those in the present case is not invalidated by any public policy and that such contract prevents an executor from selling the stock without first offering it to other stockholders. The Court, so far as appears from the opinion, gave no consideration to the question of the interpretation of the contract but simply started with the assumption that it was intended to apply to sales by the representatives of a stockholder after his death as well as to sales by him during his lifetime.
However, while it is true that such contracts are not generally invalidated by considerations of public policy, it is also true that public policy does enter very definitely into the treatment given them by the courts. Any number of authorities hold that such restrictive agreements are regarded with disfavor and, though not necessarily invalid, must be construed strictly and, unless the contrary conclusion is inescapable, apply 'only to voluntary sales and do not apply to judicial sales or other transfers by operation of law.' 13 Am.Juris., Corporations, Sec. 339.5, 1954 Cumulative Supplement.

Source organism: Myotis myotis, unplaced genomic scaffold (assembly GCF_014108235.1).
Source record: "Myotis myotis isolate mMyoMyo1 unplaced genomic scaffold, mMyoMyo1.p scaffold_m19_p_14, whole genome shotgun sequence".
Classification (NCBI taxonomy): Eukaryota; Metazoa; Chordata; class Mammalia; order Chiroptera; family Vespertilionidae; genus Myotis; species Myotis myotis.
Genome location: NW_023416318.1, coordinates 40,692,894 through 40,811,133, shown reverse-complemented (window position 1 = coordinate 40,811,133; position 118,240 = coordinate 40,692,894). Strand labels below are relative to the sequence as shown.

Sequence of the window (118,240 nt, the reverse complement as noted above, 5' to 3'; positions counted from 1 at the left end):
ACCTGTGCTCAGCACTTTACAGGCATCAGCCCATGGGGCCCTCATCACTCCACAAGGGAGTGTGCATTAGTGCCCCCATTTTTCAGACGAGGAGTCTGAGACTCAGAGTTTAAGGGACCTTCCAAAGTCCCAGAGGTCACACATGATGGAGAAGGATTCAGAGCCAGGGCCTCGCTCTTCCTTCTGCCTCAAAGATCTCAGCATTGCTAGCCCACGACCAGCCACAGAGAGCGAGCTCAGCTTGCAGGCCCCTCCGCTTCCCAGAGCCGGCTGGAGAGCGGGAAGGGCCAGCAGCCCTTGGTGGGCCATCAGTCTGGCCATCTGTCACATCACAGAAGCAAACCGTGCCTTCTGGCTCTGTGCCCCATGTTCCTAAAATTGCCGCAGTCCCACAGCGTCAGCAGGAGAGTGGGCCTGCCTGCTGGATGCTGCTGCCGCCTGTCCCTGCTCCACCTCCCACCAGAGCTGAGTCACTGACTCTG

Not only does the contract in the present case contain nothing to indicate that it was intended to apply to an involuntary transfer by operation of law in the bankruptcy court, but the fact that the provisions for successive options with notices to be given of a price offered by a bona fide purchaser and acceptable to an 'offering stockholder' would be almost unworkable in the case of a trustee's sale like the present one indicates rather strongly that what the parties to the agreement had in mind were voluntary transfers. After all, as pointed out by the Court in Barrows v. National Rubber Co., 12 R.I. 173, the whole thing comes down to a mere matter of price, no secret sale without notice being possible in bankruptcy and the stockholders being fully able to protect themselves from an unwelcome member by becoming the highest bidder at the receiver's sale.
The order of the Referee is affirmed.
© 1992-2004 VersusLaw Inc.